Relation between hypertension and cardiovascular events--implications for coronary prevention

Rocha, E.; Mello e Silva, A.; Nogueira, P.

Revista Portuguesa de Cardiologia Orgao Oficial da Sociedade Portuguesa de Cardiologia 22(10): 1215-1224

2003


ISSN/ISBN: 0870-2551
PMID: 14708335
Document Number: 9773
To study the relation between hypertension and cardiovascular events--stroke, myocardial infarction (MI), heart failure (HF), and chronic renal failure (CRF)--and to define implications for cardiovascular disease prevention. Cross-sectional study, in two stages, but with retrospective information about major cardiovascular events. Primary care health centers (Lisbon Regional Health Administration). 3228 patients, 1100 male (439 aged up to 60 years and 661 aged 60 years) and 2128 females (860 aged up to 60 years and 1268 aged 60 years). The study covered stroke, myocardial infarction, heart failure, chronic renal failure with co-variables of age, gender, body mass index (BMI), blood pressure, heart rate, antihypertensives, diabetes, total cholesterol, dyslipidemic therapy, and smoking. The group without hypertension (normotensives) and hypertensives--treated with antihypertensives and/or with systolic/diastolic blood pressure > or = 140/90 mmHg (n = 2169)--were compared, using logistic regression, to identify nonfatal cardiovascular complications associated with hypertension. Forward conditional logistic regression was used to test the multivariate models. The level of significance was taken to be 5%. The statistical packages Stata and SPSS were used. The analysis included 2839 cases (389 missing). The absolute frequencies of categorical variables were: smoking (n = 343); stroke (n = 150); myocardial infarction (n = 90); heart failure (n = 174); renal failure (n = 34); hypercholesterolemia (n = 864); diabetes (n = 375); male gender (n = 976) and female gender (n = 1863). The regression equation included the following factors: age (p < 0.001; OR = 1.068 and 95% CI 1061-1.075); body weight (p = 0.001; OR = 1.020 and 95% CI 1.008-1.032); stroke (p = 0.007; OR = 2.523 and 95% CI 1.286-4.951); HF (p = 0.013; OR = 2.449 and 95% CI 1.205-4.979); diabetes (p < 0.001; OR = 1.894 and 95% CI 1.328-2.701); hypercholesterolemia (p < 0.001; OR = 1.693 and 95% CI 1.350-2.123); and BMI (p < 0.001; OR = 1.006 and 95% CI 1.003-1.010). Nonfatal stroke was associated with hypertension, as was heart failure, but neither nonfatal myocardial infarction nor chronic renal failure were. Control of hypertension is therefore expected to be more efficacious in reducing cerebrovascular events than those caused by coronary heart disease.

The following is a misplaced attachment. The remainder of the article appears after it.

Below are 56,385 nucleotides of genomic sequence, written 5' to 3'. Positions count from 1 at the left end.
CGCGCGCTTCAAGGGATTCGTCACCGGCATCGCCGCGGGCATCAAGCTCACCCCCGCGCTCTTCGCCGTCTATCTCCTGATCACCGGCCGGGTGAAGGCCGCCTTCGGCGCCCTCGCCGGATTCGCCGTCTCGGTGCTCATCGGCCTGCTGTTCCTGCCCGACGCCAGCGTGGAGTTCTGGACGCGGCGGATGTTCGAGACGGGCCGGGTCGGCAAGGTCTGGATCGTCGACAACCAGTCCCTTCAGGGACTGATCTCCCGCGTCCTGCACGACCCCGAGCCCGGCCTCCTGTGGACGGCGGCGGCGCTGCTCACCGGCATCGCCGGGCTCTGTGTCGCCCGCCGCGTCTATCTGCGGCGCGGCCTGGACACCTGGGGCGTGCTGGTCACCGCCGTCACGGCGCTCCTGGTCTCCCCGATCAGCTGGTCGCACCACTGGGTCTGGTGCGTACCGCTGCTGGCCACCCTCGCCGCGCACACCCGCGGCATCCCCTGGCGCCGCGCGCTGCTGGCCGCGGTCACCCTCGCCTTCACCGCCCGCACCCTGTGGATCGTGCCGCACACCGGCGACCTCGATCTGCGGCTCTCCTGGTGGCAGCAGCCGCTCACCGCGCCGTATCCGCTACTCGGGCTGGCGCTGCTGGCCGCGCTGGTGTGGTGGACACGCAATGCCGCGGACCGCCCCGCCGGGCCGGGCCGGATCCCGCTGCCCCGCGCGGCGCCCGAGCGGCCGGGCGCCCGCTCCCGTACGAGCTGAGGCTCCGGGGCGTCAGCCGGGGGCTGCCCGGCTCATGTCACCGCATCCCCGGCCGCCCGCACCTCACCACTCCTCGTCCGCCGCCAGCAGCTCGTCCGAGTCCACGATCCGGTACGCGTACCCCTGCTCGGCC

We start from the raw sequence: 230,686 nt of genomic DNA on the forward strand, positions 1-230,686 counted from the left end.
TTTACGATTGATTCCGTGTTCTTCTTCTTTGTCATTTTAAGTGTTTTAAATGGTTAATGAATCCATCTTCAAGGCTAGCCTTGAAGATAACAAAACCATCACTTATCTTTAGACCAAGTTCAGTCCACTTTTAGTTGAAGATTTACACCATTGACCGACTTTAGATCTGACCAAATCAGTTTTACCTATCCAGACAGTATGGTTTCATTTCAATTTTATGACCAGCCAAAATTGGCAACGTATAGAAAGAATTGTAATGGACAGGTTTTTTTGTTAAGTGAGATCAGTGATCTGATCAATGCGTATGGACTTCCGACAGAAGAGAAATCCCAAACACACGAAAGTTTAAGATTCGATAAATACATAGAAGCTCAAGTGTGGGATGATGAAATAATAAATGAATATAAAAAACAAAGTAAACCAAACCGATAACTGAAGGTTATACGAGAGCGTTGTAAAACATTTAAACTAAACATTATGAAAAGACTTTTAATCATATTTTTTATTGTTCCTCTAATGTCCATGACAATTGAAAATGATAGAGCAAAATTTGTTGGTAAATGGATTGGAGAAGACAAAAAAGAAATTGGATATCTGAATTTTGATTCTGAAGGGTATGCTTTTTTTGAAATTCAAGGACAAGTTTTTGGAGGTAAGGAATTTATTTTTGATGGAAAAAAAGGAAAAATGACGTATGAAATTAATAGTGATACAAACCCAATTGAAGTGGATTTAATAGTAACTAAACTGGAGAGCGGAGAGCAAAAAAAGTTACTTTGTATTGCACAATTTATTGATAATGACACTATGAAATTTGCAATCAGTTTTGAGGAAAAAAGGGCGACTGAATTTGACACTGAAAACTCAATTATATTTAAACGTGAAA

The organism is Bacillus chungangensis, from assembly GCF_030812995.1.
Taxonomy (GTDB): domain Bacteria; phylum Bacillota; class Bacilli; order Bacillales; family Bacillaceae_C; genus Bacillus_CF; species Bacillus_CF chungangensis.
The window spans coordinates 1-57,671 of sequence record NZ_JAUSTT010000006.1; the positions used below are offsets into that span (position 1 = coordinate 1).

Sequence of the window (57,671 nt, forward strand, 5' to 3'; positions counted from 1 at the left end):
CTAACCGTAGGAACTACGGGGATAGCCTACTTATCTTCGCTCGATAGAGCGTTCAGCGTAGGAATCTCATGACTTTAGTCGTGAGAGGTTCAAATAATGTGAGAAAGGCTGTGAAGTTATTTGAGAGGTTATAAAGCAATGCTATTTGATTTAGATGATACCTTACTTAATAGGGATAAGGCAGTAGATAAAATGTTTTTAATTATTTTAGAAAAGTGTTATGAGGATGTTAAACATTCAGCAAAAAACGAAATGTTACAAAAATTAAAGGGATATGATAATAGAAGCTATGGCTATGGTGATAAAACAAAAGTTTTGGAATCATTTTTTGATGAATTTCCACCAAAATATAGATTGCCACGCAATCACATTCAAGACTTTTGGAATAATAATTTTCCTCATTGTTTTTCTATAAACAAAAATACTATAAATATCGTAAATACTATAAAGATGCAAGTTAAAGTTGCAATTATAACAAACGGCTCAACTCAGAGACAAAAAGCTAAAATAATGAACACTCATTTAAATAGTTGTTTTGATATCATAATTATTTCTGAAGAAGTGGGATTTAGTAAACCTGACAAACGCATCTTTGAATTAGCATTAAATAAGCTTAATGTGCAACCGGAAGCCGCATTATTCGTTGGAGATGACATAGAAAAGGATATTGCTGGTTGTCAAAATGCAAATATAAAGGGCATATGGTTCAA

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Relation between hypertension and cardiovascular events--implications for coronary prevention